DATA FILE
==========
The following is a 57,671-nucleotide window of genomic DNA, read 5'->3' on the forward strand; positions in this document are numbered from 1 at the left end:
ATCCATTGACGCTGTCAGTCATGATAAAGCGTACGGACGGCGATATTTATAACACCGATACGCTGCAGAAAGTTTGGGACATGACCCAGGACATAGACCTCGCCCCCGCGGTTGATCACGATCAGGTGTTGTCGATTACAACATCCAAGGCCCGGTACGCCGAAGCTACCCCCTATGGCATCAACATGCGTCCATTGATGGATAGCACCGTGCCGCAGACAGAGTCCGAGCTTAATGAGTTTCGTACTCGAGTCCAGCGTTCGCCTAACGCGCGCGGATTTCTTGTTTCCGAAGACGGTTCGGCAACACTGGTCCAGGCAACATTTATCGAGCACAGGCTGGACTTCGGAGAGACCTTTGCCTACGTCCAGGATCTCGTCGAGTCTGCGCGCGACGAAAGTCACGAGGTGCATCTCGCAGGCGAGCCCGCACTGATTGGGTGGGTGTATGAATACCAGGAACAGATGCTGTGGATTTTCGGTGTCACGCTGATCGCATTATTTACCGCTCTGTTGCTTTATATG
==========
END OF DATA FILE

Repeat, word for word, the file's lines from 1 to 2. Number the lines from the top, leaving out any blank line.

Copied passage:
The following is a 57,671-nucleotide window of genomic DNA, read 5'->3' on the forward strand; positions in this document are numbered from 1 at the left end:
ATCCATTGACGCTGTCAGTCATGATAAAGCGTACGGACGGCGATATTTATAACACCGATACGCTGCAGAAAGTTTGGGACATGACCCAGGACATAGACCTCGCCCCCGCGGTTGATCACGATCAGGTGTTGTCGATTACAACATCCAAGGCCCGGTACGCCGAAGCTACCCCCTATGGCATCAACATGCGTCCATTGATGGATAGCACCGTGCCGCAGACAGAGTCCGAGCTTAATGAGTTTCGTACTCGAGTCCAGCGTTCGCCTAACGCGCGCGGATTTCTTGTTTCCGAAGACGGTTCGGCAACACTGGTCCAGGCAACATTTATCGAGCACAGGCTGGACTTCGGAGAGACCTTTGCCTACGTCCAGGATCTCGTCGAGTCTGCGCGCGACGAAAGTCACGAGGTGCATCTCGCAGGCGAGCCCGCACTGATTGGGTGGGTGTATGAATACCAGGAACAGATGCTGTGGATTTTCGGTGTCACGCTGATCGCATTATTTACCGCTCTGTTGCTTTATATG